Topps Tiles’ profits have plummeted 15.5% in its latest trading report.
The retail giant revealed a drop in adjusted profit before tax to £18.6 million in the 52 weeks to September 30, compared with £22m in the year to October 1, 2016.
Sales also fell by 2.9% to £211.8m, compared with £215m in 2016.
Like-for-like revenue growth fell by 2.9% year on year, against 2016’s figure of 4.2%.
Gross margin decreased to 61.1%, compared with 61.9% a year earlier, which Topps Tiles claimed reflected pressure of the weaker pound. This was partly offset by underlying sourcing gains and its focus on a differentiated product offer, it said.
The retailer said it saw trade participation increase to 55% of total sales, compared with 52% last year. This was driven by growth of the trade loyalty programme and the trend for “do it for me”.
It’s ‘Rewards +’ trade loyalty programme saw a 35% increase, taking the total number of registered traders to 55,000.
The company said its core business strategy of “out-specialising the specialists” remains a key focus in the domestic tile market, where it claims to be the market leader.
It also revealed that this strategy had now been expanded into the commercial segment of the UK tile market, which accounts for around 45% of the total UK tile market.
Chief executive Matthew Williams said: “The business responded well to the more challenging trading conditions we experienced in 2017, maintaining tight control of costs to help offset the reduction in gross margin and continuing to make good progress with its strategic initiatives.
“Trading in the first eight weeks of the new financial year has improved, with like-for-like sales increasing by 3.2%. While we are retaining our prudent view of market conditions for the year ahead, we are encouraged by this return to like-for-like sales growth. We are confident that the combination of the significant further potential in our strategy of ‘out-specialising the specialists’ with our accelerated plan to grow in the commercial tile market will underpin our future success.”
Matt Walton, senior retail analyst at GlobalData, commented: “A challenging year for Topps Tiles is now over, where sales fell 1.5% to £211.8m as the reality of Brexit dampened consumer confidence and a year-on-year decline in housing transactions impacted performance. The fallout of Brexit also impacted Topps’ gross profit and margin, which declined 2.8% and 0.8 percentage points to £129.4m and 61.1% respectively. Improvements to product mix, such as exiting the low-margin wood flooring sector, helped somewhat counterbalance this decline.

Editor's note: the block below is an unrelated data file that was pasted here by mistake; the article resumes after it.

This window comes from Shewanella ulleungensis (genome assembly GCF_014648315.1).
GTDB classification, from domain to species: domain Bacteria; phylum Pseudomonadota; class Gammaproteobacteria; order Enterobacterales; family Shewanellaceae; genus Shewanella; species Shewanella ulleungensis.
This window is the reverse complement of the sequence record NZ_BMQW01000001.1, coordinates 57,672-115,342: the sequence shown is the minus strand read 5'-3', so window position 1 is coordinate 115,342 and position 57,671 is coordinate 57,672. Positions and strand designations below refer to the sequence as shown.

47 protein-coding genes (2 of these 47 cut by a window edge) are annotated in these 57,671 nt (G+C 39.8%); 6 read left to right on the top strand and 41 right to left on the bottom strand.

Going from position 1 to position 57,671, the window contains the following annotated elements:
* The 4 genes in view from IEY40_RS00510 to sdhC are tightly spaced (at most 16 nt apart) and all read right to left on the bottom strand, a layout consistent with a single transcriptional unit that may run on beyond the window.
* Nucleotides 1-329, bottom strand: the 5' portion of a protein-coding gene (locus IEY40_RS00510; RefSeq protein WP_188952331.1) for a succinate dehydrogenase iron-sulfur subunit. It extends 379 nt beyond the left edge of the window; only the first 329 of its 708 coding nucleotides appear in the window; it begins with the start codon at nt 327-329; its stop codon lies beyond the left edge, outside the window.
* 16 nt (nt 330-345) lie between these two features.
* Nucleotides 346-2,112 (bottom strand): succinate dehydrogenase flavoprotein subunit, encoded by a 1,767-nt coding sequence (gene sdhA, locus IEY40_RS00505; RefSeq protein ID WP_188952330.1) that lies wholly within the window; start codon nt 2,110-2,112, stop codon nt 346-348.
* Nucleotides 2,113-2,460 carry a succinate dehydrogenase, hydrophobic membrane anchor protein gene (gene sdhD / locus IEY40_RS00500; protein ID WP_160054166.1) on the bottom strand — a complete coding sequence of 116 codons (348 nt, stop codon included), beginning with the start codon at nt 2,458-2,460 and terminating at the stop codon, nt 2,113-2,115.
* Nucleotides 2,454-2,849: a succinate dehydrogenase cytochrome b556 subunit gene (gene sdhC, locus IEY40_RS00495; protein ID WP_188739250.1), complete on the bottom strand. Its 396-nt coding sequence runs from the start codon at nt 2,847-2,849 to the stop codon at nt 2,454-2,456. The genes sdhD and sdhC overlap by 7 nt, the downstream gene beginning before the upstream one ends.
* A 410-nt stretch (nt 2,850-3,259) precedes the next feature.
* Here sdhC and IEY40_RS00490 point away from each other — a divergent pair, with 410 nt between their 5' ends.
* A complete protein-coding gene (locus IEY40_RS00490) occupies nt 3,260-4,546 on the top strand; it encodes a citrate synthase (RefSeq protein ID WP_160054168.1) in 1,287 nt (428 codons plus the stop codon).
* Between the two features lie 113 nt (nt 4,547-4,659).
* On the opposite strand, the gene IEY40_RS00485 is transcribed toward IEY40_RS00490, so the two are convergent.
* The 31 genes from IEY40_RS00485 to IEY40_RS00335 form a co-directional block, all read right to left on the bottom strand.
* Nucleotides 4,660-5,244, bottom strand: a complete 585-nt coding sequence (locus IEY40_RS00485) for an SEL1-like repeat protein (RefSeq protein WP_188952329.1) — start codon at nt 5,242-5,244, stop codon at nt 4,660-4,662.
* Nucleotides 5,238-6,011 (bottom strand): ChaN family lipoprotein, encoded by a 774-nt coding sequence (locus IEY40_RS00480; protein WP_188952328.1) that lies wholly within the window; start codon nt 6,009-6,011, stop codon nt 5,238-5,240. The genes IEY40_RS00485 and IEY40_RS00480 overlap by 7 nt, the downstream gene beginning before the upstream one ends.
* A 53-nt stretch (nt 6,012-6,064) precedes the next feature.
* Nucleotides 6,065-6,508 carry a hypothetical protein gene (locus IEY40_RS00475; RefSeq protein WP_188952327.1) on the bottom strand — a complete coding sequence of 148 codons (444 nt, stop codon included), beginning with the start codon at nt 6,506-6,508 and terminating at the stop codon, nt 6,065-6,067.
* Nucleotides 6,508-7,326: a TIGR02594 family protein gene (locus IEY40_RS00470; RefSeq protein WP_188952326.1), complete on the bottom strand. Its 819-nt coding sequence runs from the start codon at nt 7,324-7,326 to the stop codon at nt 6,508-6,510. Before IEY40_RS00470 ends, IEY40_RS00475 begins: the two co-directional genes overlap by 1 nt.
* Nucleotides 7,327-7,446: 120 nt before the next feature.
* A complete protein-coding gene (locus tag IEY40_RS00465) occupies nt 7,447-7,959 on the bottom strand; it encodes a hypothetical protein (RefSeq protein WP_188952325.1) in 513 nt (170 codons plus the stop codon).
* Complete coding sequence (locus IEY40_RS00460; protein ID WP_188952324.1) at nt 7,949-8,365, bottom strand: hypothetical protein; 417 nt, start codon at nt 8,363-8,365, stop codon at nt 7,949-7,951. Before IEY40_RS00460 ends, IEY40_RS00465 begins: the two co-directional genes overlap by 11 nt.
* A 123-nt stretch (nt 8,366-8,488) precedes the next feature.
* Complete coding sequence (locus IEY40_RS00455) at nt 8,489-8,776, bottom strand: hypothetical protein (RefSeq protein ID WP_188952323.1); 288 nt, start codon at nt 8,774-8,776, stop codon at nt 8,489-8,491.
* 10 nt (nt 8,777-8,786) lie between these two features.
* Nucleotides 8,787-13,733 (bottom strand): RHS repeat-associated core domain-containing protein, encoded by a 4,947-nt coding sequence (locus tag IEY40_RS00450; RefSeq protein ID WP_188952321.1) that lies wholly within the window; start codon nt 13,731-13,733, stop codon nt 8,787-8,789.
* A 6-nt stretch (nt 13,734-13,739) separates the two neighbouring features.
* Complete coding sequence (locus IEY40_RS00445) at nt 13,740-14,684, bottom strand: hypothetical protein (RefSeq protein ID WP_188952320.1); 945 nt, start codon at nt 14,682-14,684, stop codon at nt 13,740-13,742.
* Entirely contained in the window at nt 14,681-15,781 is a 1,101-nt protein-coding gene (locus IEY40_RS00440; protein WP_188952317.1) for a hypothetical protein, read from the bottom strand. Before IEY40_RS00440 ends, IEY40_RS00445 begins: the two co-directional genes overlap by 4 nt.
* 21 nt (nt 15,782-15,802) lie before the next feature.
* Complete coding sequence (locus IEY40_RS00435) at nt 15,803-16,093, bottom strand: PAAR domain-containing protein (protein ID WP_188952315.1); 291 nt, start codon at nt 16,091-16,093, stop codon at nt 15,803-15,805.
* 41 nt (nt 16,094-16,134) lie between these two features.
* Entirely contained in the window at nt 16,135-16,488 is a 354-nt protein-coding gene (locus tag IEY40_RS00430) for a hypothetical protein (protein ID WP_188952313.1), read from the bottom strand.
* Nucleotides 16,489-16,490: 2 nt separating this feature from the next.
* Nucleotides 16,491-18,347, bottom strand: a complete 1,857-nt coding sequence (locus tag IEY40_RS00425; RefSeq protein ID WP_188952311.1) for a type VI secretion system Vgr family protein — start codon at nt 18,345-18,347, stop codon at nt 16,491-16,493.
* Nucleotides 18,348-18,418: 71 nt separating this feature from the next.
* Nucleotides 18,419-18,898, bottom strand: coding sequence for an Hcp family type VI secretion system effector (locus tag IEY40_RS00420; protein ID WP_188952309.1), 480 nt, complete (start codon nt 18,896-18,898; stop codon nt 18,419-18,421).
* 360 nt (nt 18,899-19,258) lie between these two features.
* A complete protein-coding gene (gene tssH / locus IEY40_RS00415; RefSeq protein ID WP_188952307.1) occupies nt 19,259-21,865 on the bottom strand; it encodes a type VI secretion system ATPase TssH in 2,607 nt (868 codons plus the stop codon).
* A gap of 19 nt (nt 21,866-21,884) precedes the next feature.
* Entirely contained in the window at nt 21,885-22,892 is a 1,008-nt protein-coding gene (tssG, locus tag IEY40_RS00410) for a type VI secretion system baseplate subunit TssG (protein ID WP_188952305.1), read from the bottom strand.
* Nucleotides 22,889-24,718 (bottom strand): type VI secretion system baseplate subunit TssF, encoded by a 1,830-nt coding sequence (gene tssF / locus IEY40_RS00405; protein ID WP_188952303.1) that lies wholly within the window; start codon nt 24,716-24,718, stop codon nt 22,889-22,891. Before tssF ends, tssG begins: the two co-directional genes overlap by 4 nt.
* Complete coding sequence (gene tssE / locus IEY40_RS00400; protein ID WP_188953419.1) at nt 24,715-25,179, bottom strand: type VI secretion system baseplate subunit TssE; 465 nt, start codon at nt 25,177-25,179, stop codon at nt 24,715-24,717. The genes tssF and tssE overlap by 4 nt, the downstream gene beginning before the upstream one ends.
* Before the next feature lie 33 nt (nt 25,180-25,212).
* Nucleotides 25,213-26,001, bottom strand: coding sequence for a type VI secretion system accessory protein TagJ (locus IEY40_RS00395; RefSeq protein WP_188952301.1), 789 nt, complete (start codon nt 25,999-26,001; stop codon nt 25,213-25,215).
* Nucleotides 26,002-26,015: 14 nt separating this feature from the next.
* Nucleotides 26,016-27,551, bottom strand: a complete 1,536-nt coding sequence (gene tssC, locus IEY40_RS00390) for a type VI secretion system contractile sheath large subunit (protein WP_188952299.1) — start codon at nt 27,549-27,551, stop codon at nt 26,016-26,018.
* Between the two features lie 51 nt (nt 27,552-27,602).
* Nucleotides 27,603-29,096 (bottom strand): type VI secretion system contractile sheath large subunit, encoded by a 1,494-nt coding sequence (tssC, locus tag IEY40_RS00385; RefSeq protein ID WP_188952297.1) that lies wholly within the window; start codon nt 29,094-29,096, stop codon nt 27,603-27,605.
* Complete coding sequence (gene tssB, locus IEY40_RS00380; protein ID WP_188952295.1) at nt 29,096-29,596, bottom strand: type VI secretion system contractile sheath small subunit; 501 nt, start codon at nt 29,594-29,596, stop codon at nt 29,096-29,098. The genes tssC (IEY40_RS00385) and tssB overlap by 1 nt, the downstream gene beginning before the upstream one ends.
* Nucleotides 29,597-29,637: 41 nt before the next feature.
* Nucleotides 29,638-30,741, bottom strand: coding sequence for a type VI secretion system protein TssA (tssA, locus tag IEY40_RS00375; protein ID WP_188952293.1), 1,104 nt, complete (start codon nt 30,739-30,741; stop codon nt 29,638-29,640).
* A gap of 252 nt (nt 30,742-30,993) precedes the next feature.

“Trade now accounts for a greater proportion of Topps’ revenue, rising by 4.2%, and accounted for 55% of sales – with Topps acquiring Parkside Ceramics in August 2017 to form a new commercial division. The retailer has also developed its trade loyalty scheme, Rewards+, making it easier to use and improving the available rewards for its 55,000 members, an increase of 35% on last year. Given greater stability compared with consumer, Topps is right to gain greater traction among this customer.
“Topps has reported an encouraging start to its current financial year with like-for-like revenues up 3.2% for the first eight weeks, on a -0.3% comparative, as its focus on service and range in 2016/17 means it enters the year with a stronger offer. The retailer continues to invest in service, which has led to the customer service rating through its own mystery shopper scheme rising by 0.5 percentage points to 80.2%. It also plans to refresh all stores within the next two years and has launched a number of new exclusive ranges – Topps launched 45 new tile ranges during the year, which accounted for 9.2% of sales. Topps must continue to develop these new ranges to encourage more consistent footfall into its stores.
“The City has responded positively to the like-for-like sales growth to start its financial year 2017/18, with its share price rising by 7% in early trading. More stable exchange rates and Topps continued tight control on costs will support margins during this financial year. However, achieving a significant uplift in growth outside of its trade offer will be difficult, as shoppers remain cautious.”